Assaults on identity infrastructure are the hallmarks of modern, sophisticated cyber attacks. As we have noted before here at QOMPLX, theft and misuse of Critical Control Infrastructure such as identity stores and directories make lateral movement possible. We’ve seen many examples of this. Techniques such as Kerberoasting—offline cracking of stolen password hashes—played an important role in the recently disclosed attack on U.S. Government agencies following the initial compromise of the network management vendor SolarWinds. And, as we’ve noted, a range of commodity malware has added the ability to drop privilege escalation tools like Mimikatz in compromised environments to accelerate lateral movement, after initial compromises.
There are many reasons for the increase in attacks on identity infrastructure. First, many organizations have been slow to address known security risks in their identity infrastructure. We have noted, for example, that the continued support within enterprises for NTLM, a legacy protocol that is vulnerable to attack, contributes to sophisticated human-directed ransomware campaigns.
Another, less obvious factor is the complexity of Active Directory deployments within organizations. In QOMPLX’s work with our customers, we’ve seen how overly complex Active Directory architectures involving interactions between multiple AD domains and “forests'' create security and visibility gaps that let attackers in and allow them to move undetected. This is particularly true in companies that have undertaken multiple mergers or acquisitions.
Regardless of the cause, the effect is the same: by elevating their permissions within a compromised network from user to local administrator to domain administrator, attackers essentially disappear into the background of normal network activity, allowing them to move laterally from low-value points of access to higher value IT assets.
Transparency Key In Greenfield AD Deployments
For new or “greenfield” deployments of Active Directory, Microsoft provides an overabundance of documentation and guidance on how to design Active Directory forests and domains. The general idea animating these documents is that the data model for an Active Directory deployment should establish and enforce a “least privilege” policy. Job requirements (rather than role or title) should govern access permissions; users should be able to perform the work they need to do their job, and nothing more. Accounts with elevated privileges should be used only when necessary and their use should be monitored and audited. Microsoft’s guidance also urges customers to structure Active Directory environments with access policies that are both transparent and comprehensible, thereby making it easier to audit and modify permissions as needed.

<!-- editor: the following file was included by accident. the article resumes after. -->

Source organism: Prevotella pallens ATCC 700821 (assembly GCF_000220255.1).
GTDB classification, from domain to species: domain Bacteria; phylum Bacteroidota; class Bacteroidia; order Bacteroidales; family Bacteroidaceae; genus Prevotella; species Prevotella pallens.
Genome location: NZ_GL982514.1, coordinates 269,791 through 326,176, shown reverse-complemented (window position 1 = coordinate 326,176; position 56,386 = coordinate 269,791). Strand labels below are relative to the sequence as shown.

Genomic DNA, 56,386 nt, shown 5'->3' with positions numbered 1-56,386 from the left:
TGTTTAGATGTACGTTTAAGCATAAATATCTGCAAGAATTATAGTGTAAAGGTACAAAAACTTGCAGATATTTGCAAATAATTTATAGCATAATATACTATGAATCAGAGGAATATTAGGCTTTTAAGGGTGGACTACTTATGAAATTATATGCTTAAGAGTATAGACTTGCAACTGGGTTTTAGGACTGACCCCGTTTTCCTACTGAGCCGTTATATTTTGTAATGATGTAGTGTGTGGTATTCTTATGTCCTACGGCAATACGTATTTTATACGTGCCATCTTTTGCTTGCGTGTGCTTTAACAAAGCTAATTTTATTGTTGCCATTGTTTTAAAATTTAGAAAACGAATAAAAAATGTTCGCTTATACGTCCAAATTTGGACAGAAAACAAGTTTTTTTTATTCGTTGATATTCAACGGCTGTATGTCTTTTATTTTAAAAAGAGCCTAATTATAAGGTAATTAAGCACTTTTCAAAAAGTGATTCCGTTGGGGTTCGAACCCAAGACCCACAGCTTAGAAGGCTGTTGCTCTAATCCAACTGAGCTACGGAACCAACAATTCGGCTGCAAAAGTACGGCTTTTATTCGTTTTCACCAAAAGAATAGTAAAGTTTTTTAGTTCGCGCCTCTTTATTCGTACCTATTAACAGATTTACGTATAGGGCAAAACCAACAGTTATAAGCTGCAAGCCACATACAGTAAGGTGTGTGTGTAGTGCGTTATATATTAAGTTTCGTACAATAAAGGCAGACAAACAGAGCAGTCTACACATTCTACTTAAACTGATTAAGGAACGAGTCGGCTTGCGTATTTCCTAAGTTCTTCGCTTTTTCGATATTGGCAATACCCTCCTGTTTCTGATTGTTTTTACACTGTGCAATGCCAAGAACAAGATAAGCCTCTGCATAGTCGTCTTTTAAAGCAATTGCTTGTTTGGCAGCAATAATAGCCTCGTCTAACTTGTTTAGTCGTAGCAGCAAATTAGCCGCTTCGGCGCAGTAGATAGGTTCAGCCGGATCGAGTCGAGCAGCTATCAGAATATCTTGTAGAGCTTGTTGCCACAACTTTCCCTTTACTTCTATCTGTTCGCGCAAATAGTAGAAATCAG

The Pros and Cons of Active Directory Consolidation
Unfortunately, most companies do not have the luxury of building greenfield environments. And, for non-greenfield environments, the situation is quite different. Legacy Active Directory architectures may be both complex and confusing. Over time, even organizations of modest size can develop intricate webs of permissions consisting of grants to individual users, permissions attached to standard user roles and groups of users, and permissions conferred by trusts between AD forests. The complexity of these overlapping permissions sets can make deciphering the actual permission grant for an individual account impossible and open the door to compromise. Just as important: these architectures may have long ago ceased to support core business processes, hindering rather than boosting productivity.
Many organizations should consider consolidating or collapsing their Active Directory environments. Doing so simplifies AD policies, and allows better focus on segmentation, user isolation and reduction of privileges.
Nine Reasons to Consolidate your AD Forests
Of course, modifying Active Directory architectures is not easy. The risk of disrupting critical business services and functions is high. So when should Active Directory consolidation be considered? Here are nine circumstances in which QOMPLX believes the benefits of AD consolidation outweigh the risks.
You’ve migrated all mailboxes to Office 365
Many organizations with legacy Active Directory installations currently operate hybrid cloud environments. In hybrid environments, most email accounts have migrated to Microsoft’s Office 365 hosted platform, but some users and resources continue to be managed locally from on-premises Exchange servers. For such environments, Microsoft advocates the use of an Exchange Resource Forests model in which organizations maintain an account forest containing all user and regular service accounts. Exchange runs from a separate Active Directory resource forest. In such deployments, users effectively have two, linked mailboxes: their active mailbox in Office 365 account forest and an inactive, linked mailbox in the resource forest.
However, once all mailboxes have been migrated to Office 365, the need for the separate, empty resource forest disappears. Consolidation of forests via decommissioning of the resource forest makes sense in this situation. You can find more information on the process for consolidating resource and account forests here.